My suggestion is that you follow his doctor's recommendation in waiting for a PSA that represents recurrence and then consult specialists (radiologists, medical oncologists) to get second opinions on a salvage treatment.

Best wishes,

VGama

 

Max Former Hodgkins Stage 3's picture
Max Former Hodg...
Posts: 3292
Joined: May 2012

Steel,

While the PSA reading is objective cause for diligence 3.5 years after RPT, it also seems that Vasco is on to something: You need not become frantic.

An advantage of surgery (when it is clinically a sound choice) as an initial treatment is that as with his post-surgical pathology report, the doctors know exactly what was where, in a detail no current scans can match.  The pathologist's comment in "Margins" is suspect, and the doctor used some weasel-terminology...if there was escape of PCa cells, it sounds like that was where it occured.

Vasco and several others here are masters at the micrometastatic card game, which is really as much art as science.  RT as salvage is often fully curative, and I have seen friends on subsequent HT well for a dozen years or more beyond RT.  Objectively, 3.5 years is a substantial amount of time for the disease to "wander around", if it has done so.   I am just trying to give a reasonable overview of statistical possibilities.

Hopefully he will never meet the relapse PSA thrershold, but if so , there is much cause to hope for a long and well life nonetheless.  I am myself "undetectable" thus far following DaVinci two years ago, but go for my annual PSA check in two weeks, so I have been attuned to all possibilities.  Despite a fully clean pathology report, I guess we all get what the lymphoma crown calls "scanexity" -- anxiety regarding pending scans.

Be more Winnie-the-Pooh, less Eeyore at this stage,

max

Steelchuggin26
Posts: 36
Joined: Mar 2013

Thanks guys. As far as his troubles using the bathroom, that is in regards to bowel movements. At the time of his surgery, he had been having issues with urinating frequently, but that has no longer been a problem. He had a pretty good size gland that weighed around 60 grams, so it was definitely enlarged, and that caused his urinary symptoms. Dr told us at the time he was diagnosed, the cancer was at such an early stage, it was asymptomatic, and not responsible for any of the urinary symptoms.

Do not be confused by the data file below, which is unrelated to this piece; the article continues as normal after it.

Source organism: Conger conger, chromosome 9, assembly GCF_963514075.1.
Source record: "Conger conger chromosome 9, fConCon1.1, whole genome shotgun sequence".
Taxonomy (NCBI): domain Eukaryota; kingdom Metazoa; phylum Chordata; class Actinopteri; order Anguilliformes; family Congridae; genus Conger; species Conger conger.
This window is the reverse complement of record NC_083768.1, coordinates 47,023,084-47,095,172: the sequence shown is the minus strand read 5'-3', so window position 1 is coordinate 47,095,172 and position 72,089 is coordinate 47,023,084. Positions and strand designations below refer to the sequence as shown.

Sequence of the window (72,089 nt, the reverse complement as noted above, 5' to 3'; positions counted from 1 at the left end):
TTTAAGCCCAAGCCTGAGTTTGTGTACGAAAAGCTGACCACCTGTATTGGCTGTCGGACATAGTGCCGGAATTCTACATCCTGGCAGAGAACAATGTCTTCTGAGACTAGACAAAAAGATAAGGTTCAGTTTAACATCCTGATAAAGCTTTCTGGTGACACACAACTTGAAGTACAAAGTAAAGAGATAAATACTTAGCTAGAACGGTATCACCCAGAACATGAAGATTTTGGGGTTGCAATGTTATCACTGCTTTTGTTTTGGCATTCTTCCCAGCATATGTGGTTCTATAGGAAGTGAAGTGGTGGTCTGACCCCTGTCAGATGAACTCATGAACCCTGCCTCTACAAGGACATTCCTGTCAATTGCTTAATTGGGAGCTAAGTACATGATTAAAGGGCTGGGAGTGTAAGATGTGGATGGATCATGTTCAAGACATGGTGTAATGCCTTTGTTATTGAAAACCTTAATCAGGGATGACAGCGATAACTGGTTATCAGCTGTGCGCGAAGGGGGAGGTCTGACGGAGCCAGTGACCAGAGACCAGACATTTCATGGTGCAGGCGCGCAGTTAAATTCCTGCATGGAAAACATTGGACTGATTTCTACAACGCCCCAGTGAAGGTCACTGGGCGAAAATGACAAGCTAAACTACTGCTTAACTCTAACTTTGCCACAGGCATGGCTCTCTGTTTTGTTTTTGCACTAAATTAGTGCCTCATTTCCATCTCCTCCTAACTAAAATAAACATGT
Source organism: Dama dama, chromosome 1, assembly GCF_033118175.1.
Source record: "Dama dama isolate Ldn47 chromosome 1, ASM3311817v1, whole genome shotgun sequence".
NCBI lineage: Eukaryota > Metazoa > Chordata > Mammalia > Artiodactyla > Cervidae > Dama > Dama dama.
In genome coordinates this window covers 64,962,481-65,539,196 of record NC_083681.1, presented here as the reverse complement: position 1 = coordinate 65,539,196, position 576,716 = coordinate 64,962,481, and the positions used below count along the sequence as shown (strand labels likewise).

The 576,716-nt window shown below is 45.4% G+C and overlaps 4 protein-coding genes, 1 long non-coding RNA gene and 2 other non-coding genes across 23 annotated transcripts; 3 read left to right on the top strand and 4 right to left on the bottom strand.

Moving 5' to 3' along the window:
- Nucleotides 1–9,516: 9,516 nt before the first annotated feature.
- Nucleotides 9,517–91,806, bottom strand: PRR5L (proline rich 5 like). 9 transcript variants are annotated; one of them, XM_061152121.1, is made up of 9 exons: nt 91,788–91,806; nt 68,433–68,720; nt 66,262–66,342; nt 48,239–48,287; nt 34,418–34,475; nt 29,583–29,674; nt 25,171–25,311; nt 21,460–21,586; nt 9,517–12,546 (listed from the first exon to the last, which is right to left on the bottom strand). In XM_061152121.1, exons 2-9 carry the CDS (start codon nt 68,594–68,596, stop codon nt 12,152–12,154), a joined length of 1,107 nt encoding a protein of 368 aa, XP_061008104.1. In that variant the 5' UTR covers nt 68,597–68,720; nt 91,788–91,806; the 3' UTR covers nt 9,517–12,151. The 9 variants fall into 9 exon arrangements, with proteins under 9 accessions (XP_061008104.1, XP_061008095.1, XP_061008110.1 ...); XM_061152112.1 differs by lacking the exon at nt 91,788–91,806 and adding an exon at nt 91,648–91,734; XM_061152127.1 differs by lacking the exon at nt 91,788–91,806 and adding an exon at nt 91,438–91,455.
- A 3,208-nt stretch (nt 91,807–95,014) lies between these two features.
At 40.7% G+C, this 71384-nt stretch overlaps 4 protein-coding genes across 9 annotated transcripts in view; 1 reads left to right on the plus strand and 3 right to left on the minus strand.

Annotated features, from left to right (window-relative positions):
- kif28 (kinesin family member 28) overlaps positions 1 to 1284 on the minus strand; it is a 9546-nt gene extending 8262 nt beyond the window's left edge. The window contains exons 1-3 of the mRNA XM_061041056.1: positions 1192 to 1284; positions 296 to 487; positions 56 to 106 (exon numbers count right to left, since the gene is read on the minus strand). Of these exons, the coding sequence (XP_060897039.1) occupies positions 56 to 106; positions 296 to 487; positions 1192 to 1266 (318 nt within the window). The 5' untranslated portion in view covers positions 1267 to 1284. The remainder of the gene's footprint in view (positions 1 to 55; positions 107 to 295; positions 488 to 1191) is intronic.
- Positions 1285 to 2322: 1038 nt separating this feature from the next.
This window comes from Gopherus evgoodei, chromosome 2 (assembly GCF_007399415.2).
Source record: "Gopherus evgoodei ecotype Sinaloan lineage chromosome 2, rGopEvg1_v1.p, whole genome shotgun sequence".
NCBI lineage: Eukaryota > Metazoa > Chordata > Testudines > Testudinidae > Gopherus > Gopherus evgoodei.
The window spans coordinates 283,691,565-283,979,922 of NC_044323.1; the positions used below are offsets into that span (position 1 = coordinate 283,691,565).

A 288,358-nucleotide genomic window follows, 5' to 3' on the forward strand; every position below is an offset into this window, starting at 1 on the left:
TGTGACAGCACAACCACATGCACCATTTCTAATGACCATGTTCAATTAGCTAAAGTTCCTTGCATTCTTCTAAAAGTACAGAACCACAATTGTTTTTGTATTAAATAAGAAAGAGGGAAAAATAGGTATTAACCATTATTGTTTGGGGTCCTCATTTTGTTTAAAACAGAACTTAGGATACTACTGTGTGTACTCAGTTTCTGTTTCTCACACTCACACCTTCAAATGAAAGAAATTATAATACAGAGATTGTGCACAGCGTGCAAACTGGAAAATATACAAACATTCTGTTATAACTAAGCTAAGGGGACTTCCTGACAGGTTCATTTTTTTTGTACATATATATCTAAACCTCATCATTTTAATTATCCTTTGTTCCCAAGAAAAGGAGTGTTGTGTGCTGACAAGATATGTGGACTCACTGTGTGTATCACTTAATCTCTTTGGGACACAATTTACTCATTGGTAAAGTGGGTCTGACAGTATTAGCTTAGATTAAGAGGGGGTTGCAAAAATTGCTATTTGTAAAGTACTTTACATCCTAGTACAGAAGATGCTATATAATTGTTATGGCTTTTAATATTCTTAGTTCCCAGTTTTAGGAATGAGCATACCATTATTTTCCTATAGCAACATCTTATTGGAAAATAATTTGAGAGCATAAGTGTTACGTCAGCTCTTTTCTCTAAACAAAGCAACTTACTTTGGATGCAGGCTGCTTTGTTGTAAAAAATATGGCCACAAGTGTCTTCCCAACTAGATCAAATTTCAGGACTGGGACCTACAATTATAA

Fast forward to now, with his PSA being 0.13, there appears to be a bit of a grey area in regards to post prostatectomy psa. On one hand I've heard 0.1 as the threshold for recurrence, and on the other hand, as vascoda said, 0.2 is the threshold that determines a recurrence. As far as the base of the gland and it's relationship to this rise in psa, I am honestly not sure, as the doctor did not elaborate into that. Just merely noted the rise, and ordered a retest in 4 months plus x rays and other stuff.

Now one thing I have read in regards to gleason 6 cancers is that they are the least likely of all prostate cancers to become problematic following treatment. They supposedly don't quite carry the metastatic potential of higher grade cancers, such as a 4+3=7 prostate cancer. I read a study that said out of a little over 2500 subjects with G6 treated with prostatectomy, only 0.28% of them exhibited noticeable spread to pelvic lymph nodes, and other regions outside the gland itself, thus the conclusion of the study indicates that such an event was extremely rare in g6 cancers, and that perhaps in those cases, there was the possibility of some G4 pattern that was under diagnosed. It is hinted that if G6 does return, it often returns in the area where the prostate once was, and it's said that Gleason 6 does not survive well outside of the gland. So for now, we will just have to wait and see. If there are micrometastases present, it could take a while for it to become clinically significant, and at his age of 67, it's possible that would never become an issue with him. This of course is based on if there actually is a real recurrence.

 

Steelchuggin26
Posts: 36
Joined: Mar 2013

Also there was a link to the originally thread that vascoda provided that took me to cancer.gov website. And I went to the subsection of recurrent prostate cancer there, and it stated that the mean time for any metastases to show up following a biochemical recurrence is 8 years, and that onset of death takes a mean of an additional 5 years after that, so it appears while a recurrence is possible, it likely would not be to the point of being a threatening entity yet.